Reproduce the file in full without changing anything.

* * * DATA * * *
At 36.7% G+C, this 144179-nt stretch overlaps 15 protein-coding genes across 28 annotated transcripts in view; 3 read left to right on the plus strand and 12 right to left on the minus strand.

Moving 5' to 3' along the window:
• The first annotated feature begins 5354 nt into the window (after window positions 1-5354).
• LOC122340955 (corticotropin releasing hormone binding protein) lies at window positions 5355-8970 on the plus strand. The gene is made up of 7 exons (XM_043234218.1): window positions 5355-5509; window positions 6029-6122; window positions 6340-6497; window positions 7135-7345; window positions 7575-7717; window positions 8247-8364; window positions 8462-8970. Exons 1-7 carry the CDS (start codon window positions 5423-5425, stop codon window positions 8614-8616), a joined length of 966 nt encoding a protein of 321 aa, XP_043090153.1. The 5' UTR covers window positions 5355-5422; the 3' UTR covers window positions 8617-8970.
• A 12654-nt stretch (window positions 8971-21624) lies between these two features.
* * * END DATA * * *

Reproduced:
At 36.7% G+C, this 144179-nt stretch overlaps 15 protein-coding genes across 28 annotated transcripts in view; 3 read left to right on the plus strand and 12 right to left on the minus strand.

Moving 5' to 3' along the window:
• The first annotated feature begins 5354 nt into the window (after window positions 1-5354).
• LOC122340955 (corticotropin releasing hormone binding protein) lies at window positions 5355-8970 on the plus strand. The gene is made up of 7 exons (XM_043234218.1): window positions 5355-5509; window positions 6029-6122; window positions 6340-6497; window positions 7135-7345; window positions 7575-7717; window positions 8247-8364; window positions 8462-8970. Exons 1-7 carry the CDS (start codon window positions 5423-5425, stop codon window positions 8614-8616), a joined length of 966 nt encoding a protein of 321 aa, XP_043090153.1. The 5' UTR covers window positions 5355-5422; the 3' UTR covers window positions 8617-8970.
• A 12654-nt stretch (window positions 8971-21624) lies between these two features.